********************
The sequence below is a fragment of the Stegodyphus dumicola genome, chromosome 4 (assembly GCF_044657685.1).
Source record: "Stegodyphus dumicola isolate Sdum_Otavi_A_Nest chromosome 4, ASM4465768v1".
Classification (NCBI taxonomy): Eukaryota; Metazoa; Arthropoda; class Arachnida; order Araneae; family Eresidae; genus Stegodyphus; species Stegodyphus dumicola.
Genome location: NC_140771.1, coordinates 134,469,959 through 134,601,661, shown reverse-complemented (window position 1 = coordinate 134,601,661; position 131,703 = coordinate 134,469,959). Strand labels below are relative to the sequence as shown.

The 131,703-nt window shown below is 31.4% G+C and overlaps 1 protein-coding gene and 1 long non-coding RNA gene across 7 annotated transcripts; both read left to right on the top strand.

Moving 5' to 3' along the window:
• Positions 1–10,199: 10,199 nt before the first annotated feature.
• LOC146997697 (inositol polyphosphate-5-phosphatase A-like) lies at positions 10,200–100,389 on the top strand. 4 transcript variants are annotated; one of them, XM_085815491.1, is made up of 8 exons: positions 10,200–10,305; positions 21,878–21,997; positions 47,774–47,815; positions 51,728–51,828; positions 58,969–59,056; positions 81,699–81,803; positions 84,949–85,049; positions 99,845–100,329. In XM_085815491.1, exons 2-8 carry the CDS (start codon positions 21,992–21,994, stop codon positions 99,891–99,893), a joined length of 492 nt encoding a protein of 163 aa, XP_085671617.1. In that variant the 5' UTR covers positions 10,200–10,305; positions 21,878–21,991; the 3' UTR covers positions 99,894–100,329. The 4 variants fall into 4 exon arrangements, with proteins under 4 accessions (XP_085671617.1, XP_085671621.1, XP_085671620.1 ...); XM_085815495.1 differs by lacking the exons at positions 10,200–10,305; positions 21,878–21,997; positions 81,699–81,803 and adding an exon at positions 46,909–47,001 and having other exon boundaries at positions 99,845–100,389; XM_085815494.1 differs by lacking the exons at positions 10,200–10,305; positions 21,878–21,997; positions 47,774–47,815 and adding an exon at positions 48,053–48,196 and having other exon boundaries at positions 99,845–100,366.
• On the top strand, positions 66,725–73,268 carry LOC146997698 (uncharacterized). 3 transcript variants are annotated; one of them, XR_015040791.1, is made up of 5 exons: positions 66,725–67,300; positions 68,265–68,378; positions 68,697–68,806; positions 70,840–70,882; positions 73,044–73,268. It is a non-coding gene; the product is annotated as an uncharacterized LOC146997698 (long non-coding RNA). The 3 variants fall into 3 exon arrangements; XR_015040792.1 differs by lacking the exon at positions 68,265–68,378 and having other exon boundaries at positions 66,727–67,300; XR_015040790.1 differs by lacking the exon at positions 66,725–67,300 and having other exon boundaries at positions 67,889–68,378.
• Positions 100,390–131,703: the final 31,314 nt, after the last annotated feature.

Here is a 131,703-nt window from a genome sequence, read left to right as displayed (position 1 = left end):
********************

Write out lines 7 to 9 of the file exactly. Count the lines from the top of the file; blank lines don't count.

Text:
• Positions 1–10,199: 10,199 nt before the first annotated feature.
• LOC146997697 (inositol polyphosphate-5-phosphatase A-like) lies at positions 10,200–100,389 on the top strand. 4 transcript variants are annotated; one of them, XM_085815491.1, is made up of 8 exons: positions 10,200–10,305; positions 21,878–21,997; positions 47,774–47,815; positions 51,728–51,828; positions 58,969–59,056; positions 81,699–81,803; positions 84,949–85,049; positions 99,845–100,329. In XM_085815491.1, exons 2-8 carry the CDS (start codon positions 21,992–21,994, stop codon positions 99,891–99,893), a joined length of 492 nt encoding a protein of 163 aa, XP_085671617.1. In that variant the 5' UTR covers positions 10,200–10,305; positions 21,878–21,991; the 3' UTR covers positions 99,894–100,329. The 4 variants fall into 4 exon arrangements, with proteins under 4 accessions (XP_085671617.1, XP_085671621.1, XP_085671620.1 ...); XM_085815495.1 differs by lacking the exons at positions 10,200–10,305; positions 21,878–21,997; positions 81,699–81,803 and adding an exon at positions 46,909–47,001 and having other exon boundaries at positions 99,845–100,389; XM_085815494.1 differs by lacking the exons at positions 10,200–10,305; positions 21,878–21,997; positions 47,774–47,815 and adding an exon at positions 48,053–48,196 and having other exon boundaries at positions 99,845–100,366.
• On the top strand, positions 66,725–73,268 carry LOC146997698 (uncharacterized). 3 transcript variants are annotated; one of them, XR_015040791.1, is made up of 5 exons: positions 66,725–67,300; positions 68,265–68,378; positions 68,697–68,806; positions 70,840–70,882; positions 73,044–73,268. It is a non-coding gene; the product is annotated as an uncharacterized LOC146997698 (long non-coding RNA). The 3 variants fall into 3 exon arrangements; XR_015040792.1 differs by lacking the exon at positions 68,265–68,378 and having other exon boundaries at positions 66,727–67,300; XR_015040790.1 differs by lacking the exon at positions 66,725–67,300 and having other exon boundaries at positions 67,889–68,378.